Mark Hudon wrote: In 31 El Cap routes I have needed more than a 60m haul line (for lowering our the bag) exactly once (and 98% of you will never do that route).

What’s the route?

Zachary Winters · · Winthrop, WA · Joined Aug 2014 · Points: 430
Mark Hudon wrote: This is one of the more ridiculous things I’ve ever seen.
Mostly, a shorter haul line is fine because the haul line will be in a straight line from anchor to anchor. On most climbs (certainly on all of the trade routes) a 65 meter lead line and a 60 meter haul line would be perfect.
Excluding places like Baffin Island or Trango Tower there is no need for a haul line bigger than 9mm

Mark definitely knows what he's talking about - more than any of us.

But it's confusing - why would BD sell their static ropes only in 65m lengths to be paired w/ 60s? They say: "Designed at 65m with minimal stretch intended for use when hauling or rappelling with a 60m dynamic cord"

For rapping, it makes sense for the static to be at least as long as the lead line. But for hauling, Mark's point seems very logical.
Perhaps a 65m static with a 70m lead line would be a reasonable option? Thoughts, Mark?
csproul · · Pittsboro...sort of, NC · Joined Dec 2009 · Points: 330

Rapping is the reason. A longer haul line paired with the shorter stretching static will be about even when tied together and rappelling.

Forthright · · Unknown Hometown · Joined Oct 2011 · Points: 110
Paul Kalifatidi wrote:

Why do you need a thicker line there?

Real chance of being seriously fucked if your loads are separated from you + potentially hauling way more. 

Mark Hudon · · Lives on the road · Joined Jul 2009 · Points: 420
Patrick Michel wrote:

What’s the route?

Native Son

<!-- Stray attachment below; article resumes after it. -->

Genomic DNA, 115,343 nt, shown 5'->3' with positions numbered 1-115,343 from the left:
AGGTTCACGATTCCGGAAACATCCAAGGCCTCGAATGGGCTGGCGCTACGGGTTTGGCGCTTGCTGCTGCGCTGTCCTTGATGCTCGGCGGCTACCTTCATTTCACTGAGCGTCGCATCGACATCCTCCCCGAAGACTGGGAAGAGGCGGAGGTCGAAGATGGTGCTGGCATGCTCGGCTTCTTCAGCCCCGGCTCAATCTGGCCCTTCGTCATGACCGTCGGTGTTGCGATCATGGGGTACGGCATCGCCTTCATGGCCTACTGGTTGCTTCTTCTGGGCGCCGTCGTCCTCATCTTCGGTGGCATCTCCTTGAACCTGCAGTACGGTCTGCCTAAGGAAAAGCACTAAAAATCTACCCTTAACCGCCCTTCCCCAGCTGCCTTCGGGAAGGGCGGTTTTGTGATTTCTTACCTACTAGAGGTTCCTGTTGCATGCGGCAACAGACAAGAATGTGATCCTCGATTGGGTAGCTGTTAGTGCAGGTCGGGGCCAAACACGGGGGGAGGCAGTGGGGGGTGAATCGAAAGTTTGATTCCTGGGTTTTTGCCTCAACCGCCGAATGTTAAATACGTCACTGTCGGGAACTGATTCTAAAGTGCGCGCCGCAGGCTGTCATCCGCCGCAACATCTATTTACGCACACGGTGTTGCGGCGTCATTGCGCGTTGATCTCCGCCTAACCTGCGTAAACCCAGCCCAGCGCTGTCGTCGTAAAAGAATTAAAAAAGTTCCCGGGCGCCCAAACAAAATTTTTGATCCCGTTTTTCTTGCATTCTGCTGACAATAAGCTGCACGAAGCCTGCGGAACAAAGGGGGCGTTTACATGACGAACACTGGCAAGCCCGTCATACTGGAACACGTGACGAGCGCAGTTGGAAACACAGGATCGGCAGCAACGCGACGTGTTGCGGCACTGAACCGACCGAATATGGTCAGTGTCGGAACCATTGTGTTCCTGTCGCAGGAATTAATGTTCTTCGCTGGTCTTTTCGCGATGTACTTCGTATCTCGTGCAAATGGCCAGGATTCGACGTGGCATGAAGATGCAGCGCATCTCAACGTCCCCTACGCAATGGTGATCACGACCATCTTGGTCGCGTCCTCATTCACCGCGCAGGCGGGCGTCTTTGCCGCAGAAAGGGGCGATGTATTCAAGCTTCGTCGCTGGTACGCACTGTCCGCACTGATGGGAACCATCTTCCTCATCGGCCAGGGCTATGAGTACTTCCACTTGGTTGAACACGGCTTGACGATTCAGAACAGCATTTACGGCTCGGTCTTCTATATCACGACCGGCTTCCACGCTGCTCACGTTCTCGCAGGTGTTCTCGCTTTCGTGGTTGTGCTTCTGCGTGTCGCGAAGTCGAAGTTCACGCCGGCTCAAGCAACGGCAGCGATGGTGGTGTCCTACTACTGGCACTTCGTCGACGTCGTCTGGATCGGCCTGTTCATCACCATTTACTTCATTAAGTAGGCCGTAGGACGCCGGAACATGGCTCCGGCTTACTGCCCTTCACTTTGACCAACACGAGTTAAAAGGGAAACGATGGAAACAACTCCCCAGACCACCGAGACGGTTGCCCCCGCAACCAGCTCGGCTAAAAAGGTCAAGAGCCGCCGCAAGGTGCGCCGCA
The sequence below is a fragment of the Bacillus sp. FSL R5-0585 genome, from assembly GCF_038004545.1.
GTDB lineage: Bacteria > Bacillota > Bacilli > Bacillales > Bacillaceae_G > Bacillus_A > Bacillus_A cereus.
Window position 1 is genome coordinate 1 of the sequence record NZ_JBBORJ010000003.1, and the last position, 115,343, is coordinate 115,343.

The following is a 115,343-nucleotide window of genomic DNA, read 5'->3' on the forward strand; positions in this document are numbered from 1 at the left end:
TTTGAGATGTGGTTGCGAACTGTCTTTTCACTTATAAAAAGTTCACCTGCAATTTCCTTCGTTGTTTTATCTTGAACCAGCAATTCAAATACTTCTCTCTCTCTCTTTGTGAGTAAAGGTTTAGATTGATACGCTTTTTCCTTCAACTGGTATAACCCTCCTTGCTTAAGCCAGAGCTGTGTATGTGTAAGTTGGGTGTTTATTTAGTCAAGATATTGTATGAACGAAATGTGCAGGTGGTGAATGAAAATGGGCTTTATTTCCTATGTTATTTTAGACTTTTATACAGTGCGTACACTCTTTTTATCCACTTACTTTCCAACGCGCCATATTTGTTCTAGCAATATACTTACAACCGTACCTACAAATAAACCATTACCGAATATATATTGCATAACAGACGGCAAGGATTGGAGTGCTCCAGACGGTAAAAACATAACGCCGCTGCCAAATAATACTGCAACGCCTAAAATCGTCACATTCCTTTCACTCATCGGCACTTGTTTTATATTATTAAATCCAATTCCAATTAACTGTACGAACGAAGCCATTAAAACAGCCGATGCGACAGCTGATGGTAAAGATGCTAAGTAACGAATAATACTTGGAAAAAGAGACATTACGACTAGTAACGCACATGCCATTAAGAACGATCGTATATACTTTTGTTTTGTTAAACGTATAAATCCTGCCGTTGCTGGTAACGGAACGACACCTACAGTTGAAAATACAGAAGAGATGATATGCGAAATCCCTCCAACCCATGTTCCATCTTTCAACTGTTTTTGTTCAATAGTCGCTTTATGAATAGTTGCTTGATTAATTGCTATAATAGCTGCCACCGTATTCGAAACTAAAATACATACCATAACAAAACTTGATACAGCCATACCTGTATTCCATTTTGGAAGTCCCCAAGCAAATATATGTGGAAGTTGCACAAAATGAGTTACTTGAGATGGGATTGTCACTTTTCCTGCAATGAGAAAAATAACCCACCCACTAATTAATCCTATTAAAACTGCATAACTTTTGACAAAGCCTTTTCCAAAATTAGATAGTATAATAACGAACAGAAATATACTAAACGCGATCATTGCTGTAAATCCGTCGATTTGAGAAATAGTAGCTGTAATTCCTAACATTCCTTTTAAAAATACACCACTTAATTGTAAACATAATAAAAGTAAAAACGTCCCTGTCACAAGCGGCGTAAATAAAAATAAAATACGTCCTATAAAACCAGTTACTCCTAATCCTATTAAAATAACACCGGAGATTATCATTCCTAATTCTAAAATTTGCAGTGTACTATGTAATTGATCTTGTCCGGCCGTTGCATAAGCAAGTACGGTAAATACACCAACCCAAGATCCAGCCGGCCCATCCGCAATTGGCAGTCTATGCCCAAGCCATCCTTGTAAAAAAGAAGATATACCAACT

Quinn Hatfield · · Los Angeles · Joined Oct 2018 · Points: 0
Mark Hudon wrote:

Native Son

2% Dreams 

Mark Hudon · · Lives on the road · Joined Jul 2009 · Points: 420
Z Winters wrote:

Mark definitely knows what he's talking about - more than any of us. (10% is what you say, 90% is how you say it)  

Perhaps a 65m static with a 70m lead line would be a reasonable option? Thoughts, Mark?

Certainly on all of the trades, you don’t even need a 70 lead line. BITD, a 165’ rope was considered long and a “wall rope”. Porter got ahold of a 180’ rope by accident on the Zodiac and that screwed things up for a while. 

Only some of the newer lines require a 70 meter rope. (When Max and I did Reticent, we actually had to untie the anchor, twice, to get enough rope for the pitch.)
For the most part, this whole 65m, 70m discussion is a waste of time, two 60m rope will get you up most routes. 
Zachary Winters · · Winthrop, WA · Joined Aug 2014 · Points: 430
Mark Hudon wrote:

Certainly on all of the trades, you don’t even need a 70 lead line. BITD, a 165’ rope was considered long and a “wall rope”. Porter got ahold of a 180’ rope by accident on the Zodiac and that screwed things up for a while. 

Only some of the newer lines require a 70 meter rope. (When Max and I did Reticent, we actually had to untie the anchor, twice, to get enough rope for the pitch.)
For the most part, this whole 65m, 70m discussion is a waste of time, two 60m rope will get you up most routes. 

Oops didn't mean to be rude in my phrasing there..

Thanks for the background Mark. Awesome.
I'm a fan of using 60s when a 70 isn't necessary, just less to manage. Sadly 60s just seem to be going out of style at so many crags these days
Mark Hudon · · Lives on the road · Joined Jul 2009 · Points: 420

I didn’t see any rudeness, Z.

And true that, 60s are going out of style. 

Darrell Cornick · · Salem, OR · Joined Mar 2007 · Points: 5

I retire my lead ropes in relatively good shape and haul with them. Infinity 9.5’s.  If its not a massive load I don’t think the stretch is that much of a hassle. Also,if my real lead line was damaged I could lead on the haul line. That never seems to happen. It probably just makes me feel better about things.

Ryan Pfleger · · Boise, ID · Joined Sep 2014 · Points: 25

Thanks, Darrell. I appreciate the input. That is what I am leaning towards.

Guideline #1: Don't be a jerk.

Big Wall and Aid Climbing